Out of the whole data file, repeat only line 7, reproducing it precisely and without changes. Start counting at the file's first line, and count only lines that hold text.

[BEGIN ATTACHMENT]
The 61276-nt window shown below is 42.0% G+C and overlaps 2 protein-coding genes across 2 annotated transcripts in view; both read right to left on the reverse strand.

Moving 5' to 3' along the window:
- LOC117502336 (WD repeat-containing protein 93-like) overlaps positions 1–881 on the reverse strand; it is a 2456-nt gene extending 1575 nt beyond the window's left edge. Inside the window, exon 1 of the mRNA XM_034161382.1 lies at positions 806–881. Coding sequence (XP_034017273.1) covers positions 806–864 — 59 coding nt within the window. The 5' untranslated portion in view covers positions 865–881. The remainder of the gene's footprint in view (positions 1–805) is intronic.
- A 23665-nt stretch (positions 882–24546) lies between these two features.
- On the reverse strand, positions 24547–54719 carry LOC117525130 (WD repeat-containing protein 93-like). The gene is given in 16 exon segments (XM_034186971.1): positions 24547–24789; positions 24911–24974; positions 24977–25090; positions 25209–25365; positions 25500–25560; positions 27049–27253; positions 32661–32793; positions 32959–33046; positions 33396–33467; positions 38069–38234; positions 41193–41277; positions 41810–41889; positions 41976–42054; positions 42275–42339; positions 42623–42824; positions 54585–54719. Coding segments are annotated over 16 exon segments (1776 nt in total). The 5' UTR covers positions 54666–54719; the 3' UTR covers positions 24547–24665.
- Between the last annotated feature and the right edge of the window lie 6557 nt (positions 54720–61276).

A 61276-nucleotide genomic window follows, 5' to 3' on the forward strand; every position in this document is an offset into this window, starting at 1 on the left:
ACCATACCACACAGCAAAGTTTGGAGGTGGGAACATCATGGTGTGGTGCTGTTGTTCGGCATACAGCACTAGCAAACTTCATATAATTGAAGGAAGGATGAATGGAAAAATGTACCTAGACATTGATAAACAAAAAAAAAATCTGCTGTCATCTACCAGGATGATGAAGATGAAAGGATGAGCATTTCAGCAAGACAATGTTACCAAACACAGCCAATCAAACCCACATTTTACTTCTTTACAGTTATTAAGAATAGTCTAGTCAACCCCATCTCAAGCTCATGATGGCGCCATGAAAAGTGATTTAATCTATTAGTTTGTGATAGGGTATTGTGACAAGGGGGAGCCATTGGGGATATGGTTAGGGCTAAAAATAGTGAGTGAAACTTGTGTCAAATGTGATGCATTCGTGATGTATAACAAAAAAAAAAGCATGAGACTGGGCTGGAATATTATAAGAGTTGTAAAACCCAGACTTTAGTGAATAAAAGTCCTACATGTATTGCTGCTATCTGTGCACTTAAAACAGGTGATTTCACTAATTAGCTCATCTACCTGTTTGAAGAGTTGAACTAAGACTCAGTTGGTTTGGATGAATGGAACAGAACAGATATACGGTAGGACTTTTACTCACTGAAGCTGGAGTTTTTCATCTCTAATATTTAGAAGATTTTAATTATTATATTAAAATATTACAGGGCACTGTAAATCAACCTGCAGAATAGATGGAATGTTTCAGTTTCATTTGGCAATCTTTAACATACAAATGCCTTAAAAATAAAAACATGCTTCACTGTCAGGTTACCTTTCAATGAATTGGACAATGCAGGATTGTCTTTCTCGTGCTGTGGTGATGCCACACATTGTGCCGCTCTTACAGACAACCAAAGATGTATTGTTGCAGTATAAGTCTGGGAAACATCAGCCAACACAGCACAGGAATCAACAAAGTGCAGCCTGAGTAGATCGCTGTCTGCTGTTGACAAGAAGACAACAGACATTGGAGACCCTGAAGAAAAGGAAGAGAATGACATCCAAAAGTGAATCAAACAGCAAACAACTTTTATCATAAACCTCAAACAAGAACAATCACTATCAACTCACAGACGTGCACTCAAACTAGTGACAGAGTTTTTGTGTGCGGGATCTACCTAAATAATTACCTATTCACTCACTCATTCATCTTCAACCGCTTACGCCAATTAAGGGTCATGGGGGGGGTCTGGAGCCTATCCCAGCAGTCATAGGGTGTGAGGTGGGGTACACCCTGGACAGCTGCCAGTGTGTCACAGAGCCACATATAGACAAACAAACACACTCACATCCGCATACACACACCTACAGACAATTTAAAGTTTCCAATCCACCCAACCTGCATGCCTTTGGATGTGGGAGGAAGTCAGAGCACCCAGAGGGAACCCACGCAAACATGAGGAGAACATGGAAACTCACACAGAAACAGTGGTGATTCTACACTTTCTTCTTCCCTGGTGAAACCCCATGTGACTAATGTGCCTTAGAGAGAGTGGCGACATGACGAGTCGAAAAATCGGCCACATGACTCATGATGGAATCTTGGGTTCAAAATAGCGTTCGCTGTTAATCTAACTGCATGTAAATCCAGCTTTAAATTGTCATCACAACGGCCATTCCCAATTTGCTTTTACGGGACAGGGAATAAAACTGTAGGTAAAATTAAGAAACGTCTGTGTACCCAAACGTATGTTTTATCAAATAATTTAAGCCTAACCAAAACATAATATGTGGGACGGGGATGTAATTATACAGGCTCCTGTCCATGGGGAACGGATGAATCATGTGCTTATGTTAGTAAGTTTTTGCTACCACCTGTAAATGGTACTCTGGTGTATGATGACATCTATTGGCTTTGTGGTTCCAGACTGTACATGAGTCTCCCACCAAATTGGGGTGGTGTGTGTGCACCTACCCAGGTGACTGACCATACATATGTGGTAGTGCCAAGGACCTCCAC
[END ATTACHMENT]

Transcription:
A 61276-nucleotide genomic window follows, 5' to 3' on the forward strand; every position in this document is an offset into this window, starting at 1 on the left: